Today, April 3, is Brother Marie-Victorin Kirouac’s birthday. Here in Quebec, Marie-Victorin’s name is almost synonymous with botany. I often drive past multiple Parcs Marie-Victorin in my weekly travels.

Marie-Victorin was born Conrad Kirouac in 1885 in Kingsey Falls, Quebec. He was educated by and later joined the Frères des écoles chrétiennes, a Catholic religious fraternity. He taught in several schools in Montreal, where he developed an interest in botany and Quebec nationalism. He wrote for several publications on various topics.

Marie-Victorin is known for his two major life achievements. First, his collection of botanical specimens became the foundation of Montreal’s Jardin Botanique when he donated them in 1920. He was a tireless advocate for the botanical garden and pushed city administrations to fund and complete the work.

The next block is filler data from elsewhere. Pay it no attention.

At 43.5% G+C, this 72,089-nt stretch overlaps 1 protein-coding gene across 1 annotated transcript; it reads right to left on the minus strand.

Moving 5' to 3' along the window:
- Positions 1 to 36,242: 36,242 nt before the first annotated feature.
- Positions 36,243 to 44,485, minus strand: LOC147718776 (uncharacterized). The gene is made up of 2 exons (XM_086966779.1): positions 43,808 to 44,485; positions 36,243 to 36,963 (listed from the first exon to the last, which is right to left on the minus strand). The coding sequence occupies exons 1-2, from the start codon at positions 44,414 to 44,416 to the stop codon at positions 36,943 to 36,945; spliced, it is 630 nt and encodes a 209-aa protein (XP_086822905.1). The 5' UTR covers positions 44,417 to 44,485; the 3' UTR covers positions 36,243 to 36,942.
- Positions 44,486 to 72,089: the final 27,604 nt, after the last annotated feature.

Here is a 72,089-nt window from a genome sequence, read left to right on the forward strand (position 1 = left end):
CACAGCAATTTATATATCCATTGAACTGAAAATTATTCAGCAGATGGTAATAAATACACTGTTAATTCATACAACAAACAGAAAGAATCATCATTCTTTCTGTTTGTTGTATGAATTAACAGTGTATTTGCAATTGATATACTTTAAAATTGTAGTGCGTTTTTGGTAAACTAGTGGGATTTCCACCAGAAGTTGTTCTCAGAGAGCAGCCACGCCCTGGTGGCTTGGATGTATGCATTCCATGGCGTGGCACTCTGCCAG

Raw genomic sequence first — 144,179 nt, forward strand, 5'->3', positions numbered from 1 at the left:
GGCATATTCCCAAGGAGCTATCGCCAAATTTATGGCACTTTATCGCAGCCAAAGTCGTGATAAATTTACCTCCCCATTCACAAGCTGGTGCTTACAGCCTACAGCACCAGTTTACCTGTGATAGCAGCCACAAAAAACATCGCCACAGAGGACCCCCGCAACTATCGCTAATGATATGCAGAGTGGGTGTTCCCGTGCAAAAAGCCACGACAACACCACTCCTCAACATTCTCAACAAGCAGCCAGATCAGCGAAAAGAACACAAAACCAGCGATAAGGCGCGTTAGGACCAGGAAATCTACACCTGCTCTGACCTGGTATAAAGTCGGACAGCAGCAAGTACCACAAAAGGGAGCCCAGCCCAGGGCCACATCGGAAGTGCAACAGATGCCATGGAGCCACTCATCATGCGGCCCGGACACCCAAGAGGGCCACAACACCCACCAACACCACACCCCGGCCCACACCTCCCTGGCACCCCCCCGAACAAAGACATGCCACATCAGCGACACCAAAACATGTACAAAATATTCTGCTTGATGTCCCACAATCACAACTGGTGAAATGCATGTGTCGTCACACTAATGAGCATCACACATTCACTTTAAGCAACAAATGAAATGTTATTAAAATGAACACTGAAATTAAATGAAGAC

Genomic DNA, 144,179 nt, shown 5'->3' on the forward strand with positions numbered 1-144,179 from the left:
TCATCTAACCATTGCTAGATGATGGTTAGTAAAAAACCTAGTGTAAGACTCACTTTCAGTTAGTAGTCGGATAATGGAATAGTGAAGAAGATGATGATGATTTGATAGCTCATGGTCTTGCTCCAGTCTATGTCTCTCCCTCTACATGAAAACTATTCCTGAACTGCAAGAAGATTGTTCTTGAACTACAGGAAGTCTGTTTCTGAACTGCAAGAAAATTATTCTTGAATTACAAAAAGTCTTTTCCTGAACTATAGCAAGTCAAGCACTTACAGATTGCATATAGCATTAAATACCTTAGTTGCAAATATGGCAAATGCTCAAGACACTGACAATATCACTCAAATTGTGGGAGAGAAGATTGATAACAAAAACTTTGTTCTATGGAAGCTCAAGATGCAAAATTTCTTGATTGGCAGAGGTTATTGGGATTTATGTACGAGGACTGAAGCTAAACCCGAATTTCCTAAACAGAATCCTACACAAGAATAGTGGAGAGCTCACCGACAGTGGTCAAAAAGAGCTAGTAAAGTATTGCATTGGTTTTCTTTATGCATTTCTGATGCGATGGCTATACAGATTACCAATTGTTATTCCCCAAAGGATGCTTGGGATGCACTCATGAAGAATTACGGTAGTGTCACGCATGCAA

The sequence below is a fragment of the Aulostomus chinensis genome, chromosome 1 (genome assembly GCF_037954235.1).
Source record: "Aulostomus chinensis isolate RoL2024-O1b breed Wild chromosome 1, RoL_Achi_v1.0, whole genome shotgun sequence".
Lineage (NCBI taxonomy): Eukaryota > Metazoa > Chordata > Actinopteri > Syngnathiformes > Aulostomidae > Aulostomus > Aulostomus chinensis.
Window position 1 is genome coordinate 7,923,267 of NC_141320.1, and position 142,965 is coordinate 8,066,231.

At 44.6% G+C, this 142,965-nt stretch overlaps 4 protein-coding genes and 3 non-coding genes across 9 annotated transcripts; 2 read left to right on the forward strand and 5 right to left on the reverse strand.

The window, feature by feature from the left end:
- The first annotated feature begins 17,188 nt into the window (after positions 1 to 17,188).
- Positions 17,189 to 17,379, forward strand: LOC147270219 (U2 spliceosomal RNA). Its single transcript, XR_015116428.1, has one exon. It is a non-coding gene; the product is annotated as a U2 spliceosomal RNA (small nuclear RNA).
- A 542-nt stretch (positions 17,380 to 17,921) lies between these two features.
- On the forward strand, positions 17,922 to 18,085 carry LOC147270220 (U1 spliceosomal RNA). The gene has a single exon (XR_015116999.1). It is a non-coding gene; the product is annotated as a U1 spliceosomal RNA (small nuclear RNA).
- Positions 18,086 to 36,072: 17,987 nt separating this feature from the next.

Second, his 1935 book Flore Laurentienne was the first comprehensive catalogue of plants indigenous to Quebec. It lists more than 1500 species, and remains the definitive text on native plants of the St. Lawrence River Valley.

Marie-Victorin is well-remembered here. Besides parks and streets and an electoral district, the line of seeds I use for planting native wildflowers bears his name and image. A statue of him stands at the entrance to the botanical gardens. Maybe the biggest honour for a botanist, a species of evening primrose, Oenothera victorinii, is named after him.

I am going to try to celebrate Marie-Victorin’s birthday by paying attention to the native plants around me today. We’re going for a hike, then to a sugar shack on Mont Saint Grégoire this afternoon, so I’ll have a lot of opportunity to look at trees of Quebec.

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